By Vrushab Gowda
Competition between rival telehealth providers spilled into open conflict last month, as incumbent Teladoc Health, Inc. (Teladoc) filed a patent infringement suit against relative upstart American Well Corporation (Amwell).
This development marks a significant escalation in what has been a lengthy arms race between the two publicly traded entities. Both having witnessed skyrocketing sales in recent months, aided by a shift to virtual care and a host of regulatory flexibilities, although neither has turned a profit to date.
A Contentious History
Teladoc is an established player in the telemedicine space, at one point boasting a domestic market share of 75% and having been listed on the NYSE since 2015. It currently holds an $18 billion market capitalization and is on track to service over 9 million patient encounters this year alone, while simultaneously maintaining an active presence in government affairs at both federal and state levels.
Amwell has not sat idle during this time; the Google-backed and Boston-based corporation has engaged in a number of lucrative partnerships with Big Tech, including Apple, Cisco, Epic, and Philips. It went public this September in a gargantuan IPO, surpassing projections to raise $742 million.
Although both have engaged in multiple high-profile acquisitions, it is Teladoc’s merger activity which has drawn the greatest attention. The past three years have seen nine-figure transactions closed with Best Doctors, Advance Medical, and most recently Livongo in June. Of relevance to the lawsuit in question, Teladoc completed its purchase of InTouch Technologies, Inc. in July, expanding its portfolio to include robotic telemedicine carts, kiosks, and a variety of digital equipment for use in health care institutional settings.
The parties share a legal history, albeit with the roles reversed in a 2015 lawsuit brought in the District of Massachusetts. Seemingly foreshadowing the present dispute, Amwell alleged that Teladoc infringed upon a number of patent claims pertaining to its method of computerized care delivery. It ended rather anticlimactically, with the judge not only dismissing the case, but further invalidating the underlying patent altogether on subject matter grounds.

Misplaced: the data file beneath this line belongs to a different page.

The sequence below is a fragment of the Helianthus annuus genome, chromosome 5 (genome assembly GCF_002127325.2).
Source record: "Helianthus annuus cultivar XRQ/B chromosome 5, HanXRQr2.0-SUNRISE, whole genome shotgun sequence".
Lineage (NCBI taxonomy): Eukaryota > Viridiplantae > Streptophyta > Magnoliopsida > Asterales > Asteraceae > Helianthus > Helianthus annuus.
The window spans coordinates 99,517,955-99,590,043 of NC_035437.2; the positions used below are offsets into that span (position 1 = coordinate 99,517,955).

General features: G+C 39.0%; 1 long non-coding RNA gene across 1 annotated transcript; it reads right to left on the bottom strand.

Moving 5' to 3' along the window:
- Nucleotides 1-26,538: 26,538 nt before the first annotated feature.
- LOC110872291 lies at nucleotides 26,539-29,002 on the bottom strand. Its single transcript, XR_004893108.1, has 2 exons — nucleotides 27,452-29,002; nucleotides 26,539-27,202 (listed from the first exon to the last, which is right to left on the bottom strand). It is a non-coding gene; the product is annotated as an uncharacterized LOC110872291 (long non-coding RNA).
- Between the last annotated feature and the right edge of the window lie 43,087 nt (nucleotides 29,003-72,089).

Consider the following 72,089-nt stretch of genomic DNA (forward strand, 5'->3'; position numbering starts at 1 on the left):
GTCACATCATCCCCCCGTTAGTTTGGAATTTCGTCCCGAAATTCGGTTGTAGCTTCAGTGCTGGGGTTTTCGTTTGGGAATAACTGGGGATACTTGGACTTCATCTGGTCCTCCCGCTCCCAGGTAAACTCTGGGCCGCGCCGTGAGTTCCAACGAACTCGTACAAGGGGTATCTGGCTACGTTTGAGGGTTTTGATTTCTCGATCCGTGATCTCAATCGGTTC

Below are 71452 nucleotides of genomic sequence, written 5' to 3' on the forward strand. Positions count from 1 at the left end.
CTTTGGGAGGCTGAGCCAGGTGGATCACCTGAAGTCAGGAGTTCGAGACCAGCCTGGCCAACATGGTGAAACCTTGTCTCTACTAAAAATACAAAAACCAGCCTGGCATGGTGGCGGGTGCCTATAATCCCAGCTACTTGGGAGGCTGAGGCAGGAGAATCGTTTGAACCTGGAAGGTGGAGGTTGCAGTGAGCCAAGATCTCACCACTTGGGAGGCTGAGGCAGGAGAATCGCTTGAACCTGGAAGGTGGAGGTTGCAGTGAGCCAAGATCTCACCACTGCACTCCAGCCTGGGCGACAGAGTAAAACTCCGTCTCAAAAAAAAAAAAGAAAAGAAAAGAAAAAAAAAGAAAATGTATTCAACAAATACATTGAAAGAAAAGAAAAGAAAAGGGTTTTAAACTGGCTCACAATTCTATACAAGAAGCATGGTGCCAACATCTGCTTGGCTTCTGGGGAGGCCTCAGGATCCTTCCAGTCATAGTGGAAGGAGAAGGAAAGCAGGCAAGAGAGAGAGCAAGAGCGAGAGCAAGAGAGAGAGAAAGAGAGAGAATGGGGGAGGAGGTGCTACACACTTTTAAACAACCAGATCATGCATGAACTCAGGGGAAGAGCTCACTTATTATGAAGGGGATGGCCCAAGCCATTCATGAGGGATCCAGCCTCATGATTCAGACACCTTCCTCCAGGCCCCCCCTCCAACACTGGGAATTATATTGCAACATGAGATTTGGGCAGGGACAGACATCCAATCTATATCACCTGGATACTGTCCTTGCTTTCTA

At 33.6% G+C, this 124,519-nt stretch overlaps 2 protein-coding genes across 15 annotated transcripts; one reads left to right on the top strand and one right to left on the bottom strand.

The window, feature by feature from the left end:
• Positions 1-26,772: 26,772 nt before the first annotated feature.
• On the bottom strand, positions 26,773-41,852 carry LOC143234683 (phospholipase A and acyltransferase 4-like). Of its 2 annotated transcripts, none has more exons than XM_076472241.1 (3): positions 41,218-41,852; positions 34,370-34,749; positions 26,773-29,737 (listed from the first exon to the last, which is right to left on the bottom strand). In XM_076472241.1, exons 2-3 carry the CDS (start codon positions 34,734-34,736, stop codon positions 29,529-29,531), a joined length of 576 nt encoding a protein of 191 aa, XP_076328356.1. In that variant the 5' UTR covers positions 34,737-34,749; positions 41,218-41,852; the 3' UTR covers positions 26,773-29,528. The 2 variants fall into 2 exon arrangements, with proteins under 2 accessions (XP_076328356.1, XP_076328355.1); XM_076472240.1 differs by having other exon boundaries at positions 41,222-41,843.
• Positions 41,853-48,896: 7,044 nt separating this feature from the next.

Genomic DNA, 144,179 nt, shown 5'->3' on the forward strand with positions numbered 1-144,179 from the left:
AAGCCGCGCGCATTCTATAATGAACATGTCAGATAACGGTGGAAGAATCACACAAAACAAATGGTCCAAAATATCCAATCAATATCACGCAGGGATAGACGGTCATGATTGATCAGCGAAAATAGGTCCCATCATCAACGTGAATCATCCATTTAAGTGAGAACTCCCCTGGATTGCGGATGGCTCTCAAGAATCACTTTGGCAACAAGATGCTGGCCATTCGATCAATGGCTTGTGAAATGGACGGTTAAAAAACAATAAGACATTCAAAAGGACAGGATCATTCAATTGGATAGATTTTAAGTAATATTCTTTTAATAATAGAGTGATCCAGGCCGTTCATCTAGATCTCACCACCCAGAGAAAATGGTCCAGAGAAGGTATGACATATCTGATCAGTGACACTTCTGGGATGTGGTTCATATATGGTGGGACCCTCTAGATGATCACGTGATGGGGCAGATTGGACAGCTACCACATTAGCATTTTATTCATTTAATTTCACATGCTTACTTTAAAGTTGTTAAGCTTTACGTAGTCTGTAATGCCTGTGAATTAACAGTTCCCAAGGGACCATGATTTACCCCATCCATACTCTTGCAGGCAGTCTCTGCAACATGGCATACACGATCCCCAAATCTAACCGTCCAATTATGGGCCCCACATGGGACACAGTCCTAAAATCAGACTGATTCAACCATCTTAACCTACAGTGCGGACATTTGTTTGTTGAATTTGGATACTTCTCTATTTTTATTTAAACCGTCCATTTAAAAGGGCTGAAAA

Teladoc Health, Inc. v. American Well Corporation
Teladoc now seeks monetary as well as injunctive relief in a case filed in the District of Delaware. It issued a letter to Amwell on September 14, just days prior to the latter’s IPO, alleging infringement of a swath of intellectual property acquired through the merger with InTouch. This extends to 68 claims across 9 distinct patents, all of which pertain to telehealth hardware, such as digital stethoscopes and monitoring equipment.
Amwell thereafter amended its S-1 prospectus to reflect Teladoc’s allegations, while contending that its products violated no valid patent claims and holding that even if they did, sales attributable to the hardware equipment in dispute are minimal, constituting only 5% of its annual revenues. Moreover, “if Teladoc attempts to bring these claims to court, [Amwell] intend[s] to defend against them vigorously.”
The lines in the sand appear to have been drawn. Teladoc’s letter did not forestall Amwell’s oversized IPO in September, although Amwell stock trended downward upon filing of the lawsuit in mid-October. Unlike the 2015 case, Teladoc’s complaint applies to multiple utility patents, whose claims are furthermore substantive and relate to physical hardware; they are thus unlikely to again face a similar, relatively expedient dismissal on a subject matter basis. Both sides will dig in for what appears to be a protracted legal battle ahead.
Irrespective of the merits of the infringement claims, the lawsuit’s timing belies its strategic value – Teladoc’s complaint was likely calibrated to coincide with Amwell’s mid-September IPO. Aside from affecting stock valuation, the potential of legal liability sends a strong signal to potential acquirers, disrupts marketing campaigns, and invites further regulatory scrutiny at a uniquely sensitive juncture in the corporate lifecycle.
Settlement of patent disputes is accompanied by a particular set of legal risks, rendering the prospect of a litigated fight to the finish a virtual necessity. Although this represents the first major lawsuit between major telehealth players, one can only expect many to follow in its wake as the industry matures and new players expand into the increasingly competitive space.